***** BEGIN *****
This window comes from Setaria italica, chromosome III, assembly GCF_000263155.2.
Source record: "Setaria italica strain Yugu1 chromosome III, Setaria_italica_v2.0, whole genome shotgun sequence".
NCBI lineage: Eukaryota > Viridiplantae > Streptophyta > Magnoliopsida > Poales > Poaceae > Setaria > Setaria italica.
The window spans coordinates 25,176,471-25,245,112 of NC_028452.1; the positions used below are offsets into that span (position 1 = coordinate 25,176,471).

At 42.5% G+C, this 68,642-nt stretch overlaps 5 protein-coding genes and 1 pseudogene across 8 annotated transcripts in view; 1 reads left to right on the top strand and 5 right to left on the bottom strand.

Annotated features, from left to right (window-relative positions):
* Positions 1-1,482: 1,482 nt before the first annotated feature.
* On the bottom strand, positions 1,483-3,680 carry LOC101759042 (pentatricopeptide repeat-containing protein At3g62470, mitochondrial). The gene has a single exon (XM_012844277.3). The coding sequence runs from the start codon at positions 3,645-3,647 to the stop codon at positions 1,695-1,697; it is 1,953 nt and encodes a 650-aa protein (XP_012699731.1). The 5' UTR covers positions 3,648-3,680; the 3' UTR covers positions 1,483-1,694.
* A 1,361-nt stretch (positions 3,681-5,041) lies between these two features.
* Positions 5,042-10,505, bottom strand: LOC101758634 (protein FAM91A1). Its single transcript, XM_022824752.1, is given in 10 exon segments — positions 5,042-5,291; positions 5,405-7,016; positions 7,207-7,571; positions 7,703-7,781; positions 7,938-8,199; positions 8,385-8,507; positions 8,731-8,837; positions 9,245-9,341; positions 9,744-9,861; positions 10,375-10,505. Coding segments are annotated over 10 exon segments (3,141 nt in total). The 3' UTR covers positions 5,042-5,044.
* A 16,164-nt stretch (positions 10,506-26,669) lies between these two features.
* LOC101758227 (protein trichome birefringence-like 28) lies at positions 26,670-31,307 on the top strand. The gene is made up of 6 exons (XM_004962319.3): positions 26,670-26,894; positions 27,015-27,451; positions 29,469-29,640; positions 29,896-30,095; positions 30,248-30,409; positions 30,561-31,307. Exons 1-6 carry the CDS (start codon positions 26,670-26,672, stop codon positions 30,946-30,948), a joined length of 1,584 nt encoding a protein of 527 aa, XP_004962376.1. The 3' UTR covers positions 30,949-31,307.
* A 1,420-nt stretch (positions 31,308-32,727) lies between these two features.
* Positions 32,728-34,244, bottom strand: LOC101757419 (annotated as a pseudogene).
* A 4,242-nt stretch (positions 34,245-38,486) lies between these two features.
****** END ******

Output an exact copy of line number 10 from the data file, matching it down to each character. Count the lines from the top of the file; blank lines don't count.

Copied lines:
* Positions 5,042-10,505, bottom strand: LOC101758634 (protein FAM91A1). Its single transcript, XM_022824752.1, is given in 10 exon segments — positions 5,042-5,291; positions 5,405-7,016; positions 7,207-7,571; positions 7,703-7,781; positions 7,938-8,199; positions 8,385-8,507; positions 8,731-8,837; positions 9,245-9,341; positions 9,744-9,861; positions 10,375-10,505. Coding segments are annotated over 10 exon segments (3,141 nt in total). The 3' UTR covers positions 5,042-5,044.